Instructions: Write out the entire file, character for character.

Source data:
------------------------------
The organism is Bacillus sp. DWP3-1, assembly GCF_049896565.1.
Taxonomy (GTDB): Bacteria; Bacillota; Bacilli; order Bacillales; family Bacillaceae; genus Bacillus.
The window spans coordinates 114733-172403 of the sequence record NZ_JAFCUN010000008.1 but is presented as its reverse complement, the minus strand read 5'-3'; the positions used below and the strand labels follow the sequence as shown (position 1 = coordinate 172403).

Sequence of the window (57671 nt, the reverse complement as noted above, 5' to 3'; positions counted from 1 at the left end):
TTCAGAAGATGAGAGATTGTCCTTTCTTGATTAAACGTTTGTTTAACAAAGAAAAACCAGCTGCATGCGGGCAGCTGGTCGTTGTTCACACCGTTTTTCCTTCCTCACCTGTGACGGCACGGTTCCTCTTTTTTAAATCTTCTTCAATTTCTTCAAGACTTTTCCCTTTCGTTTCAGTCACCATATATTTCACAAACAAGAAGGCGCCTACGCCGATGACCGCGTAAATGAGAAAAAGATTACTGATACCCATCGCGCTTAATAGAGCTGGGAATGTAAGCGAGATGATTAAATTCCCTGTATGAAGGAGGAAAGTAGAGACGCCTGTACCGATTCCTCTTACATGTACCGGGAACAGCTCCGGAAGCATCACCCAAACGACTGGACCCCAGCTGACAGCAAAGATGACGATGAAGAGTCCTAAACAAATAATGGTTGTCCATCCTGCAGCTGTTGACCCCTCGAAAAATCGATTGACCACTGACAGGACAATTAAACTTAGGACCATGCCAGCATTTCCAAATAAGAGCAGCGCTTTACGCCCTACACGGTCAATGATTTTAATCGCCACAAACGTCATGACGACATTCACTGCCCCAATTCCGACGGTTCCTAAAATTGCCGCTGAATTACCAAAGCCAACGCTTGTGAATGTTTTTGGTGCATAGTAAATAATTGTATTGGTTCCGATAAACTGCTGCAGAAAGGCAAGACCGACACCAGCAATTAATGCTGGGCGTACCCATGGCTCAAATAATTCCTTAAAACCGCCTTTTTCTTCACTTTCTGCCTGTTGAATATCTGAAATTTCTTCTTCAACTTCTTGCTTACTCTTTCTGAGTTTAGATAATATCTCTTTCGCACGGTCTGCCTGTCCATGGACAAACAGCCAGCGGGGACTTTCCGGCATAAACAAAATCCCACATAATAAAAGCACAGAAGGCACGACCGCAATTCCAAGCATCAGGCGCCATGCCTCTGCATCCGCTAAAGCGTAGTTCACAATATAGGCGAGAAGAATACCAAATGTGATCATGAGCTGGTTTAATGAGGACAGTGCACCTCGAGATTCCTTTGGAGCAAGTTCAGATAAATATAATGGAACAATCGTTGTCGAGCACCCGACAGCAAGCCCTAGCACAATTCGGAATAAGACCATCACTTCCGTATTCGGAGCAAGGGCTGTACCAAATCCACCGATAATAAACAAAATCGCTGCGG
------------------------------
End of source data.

The organism is Bacillus sp. DWP3-1, assembly GCF_049896565.1.
Taxonomy (GTDB): Bacteria; Bacillota; Bacilli; order Bacillales; family Bacillaceae; genus Bacillus.
The window spans coordinates 114733-172403 of the sequence record NZ_JAFCUN010000008.1 but is presented as its reverse complement, the minus strand read 5'-3'; the positions used below and the strand labels follow the sequence as shown (position 1 = coordinate 172403).

Sequence of the window (57671 nt, the reverse complement as noted above, 5' to 3'; positions counted from 1 at the left end):
TTCAGAAGATGAGAGATTGTCCTTTCTTGATTAAACGTTTGTTTAACAAAGAAAAACCAGCTGCATGCGGGCAGCTGGTCGTTGTTCACACCGTTTTTCCTTCCTCACCTGTGACGGCACGGTTCCTCTTTTTTAAATCTTCTTCAATTTCTTCAAGACTTTTCCCTTTCGTTTCAGTCACCATATATTTCACAAACAAGAAGGCGCCTACGCCGATGACCGCGTAAATGAGAAAAAGATTACTGATACCCATCGCGCTTAATAGAGCTGGGAATGTAAGCGAGATGATTAAATTCCCTGTATGAAGGAGGAAAGTAGAGACGCCTGTACCGATTCCTCTTACATGTACCGGGAACAGCTCCGGAAGCATCACCCAAACGACTGGACCCCAGCTGACAGCAAAGATGACGATGAAGAGTCCTAAACAAATAATGGTTGTCCATCCTGCAGCTGTTGACCCCTCGAAAAATCGATTGACCACTGACAGGACAATTAAACTTAGGACCATGCCAGCATTTCCAAATAAGAGCAGCGCTTTACGCCCTACACGGTCAATGATTTTAATCGCCACAAACGTCATGACGACATTCACTGCCCCAATTCCGACGGTTCCTAAAATTGCCGCTGAATTACCAAAGCCAACGCTTGTGAATGTTTTTGGTGCATAGTAAATAATTGTATTGGTTCCGATAAACTGCTGCAGAAAGGCAAGACCGACACCAGCAATTAATGCTGGGCGTACCCATGGCTCAAATAATTCCTTAAAACCGCCTTTTTCTTCACTTTCTGCCTGTTGAATATCTGAAATTTCTTCTTCAACTTCTTGCTTACTCTTTCTGAGTTTAGATAATATCTCTTTCGCACGGTCTGCCTGTCCATGGACAAACAGCCAGCGGGGACTTTCCGGCATAAACAAAATCCCACATAATAAAAGCACAGAAGGCACGACCGCAATTCCAAGCATCAGGCGCCATGCCTCTGCATCCGCTAAAGCGTAGTTCACAATATAGGCGAGAAGAATACCAAATGTGATCATGAGCTGGTTTAATGAGGACAGTGCACCTCGAGATTCCTTTGGAGCAAGTTCAGATAAATATAATGGAACAATCGTTGTCGAGCACCCGACAGCAAGCCCTAGCACAATTCGGAATAAGACCATCACTTCCGTATTCGGAGCAAGGGCTGTACCAAATCCACCGATAATAAACAAAATCGCTGCGG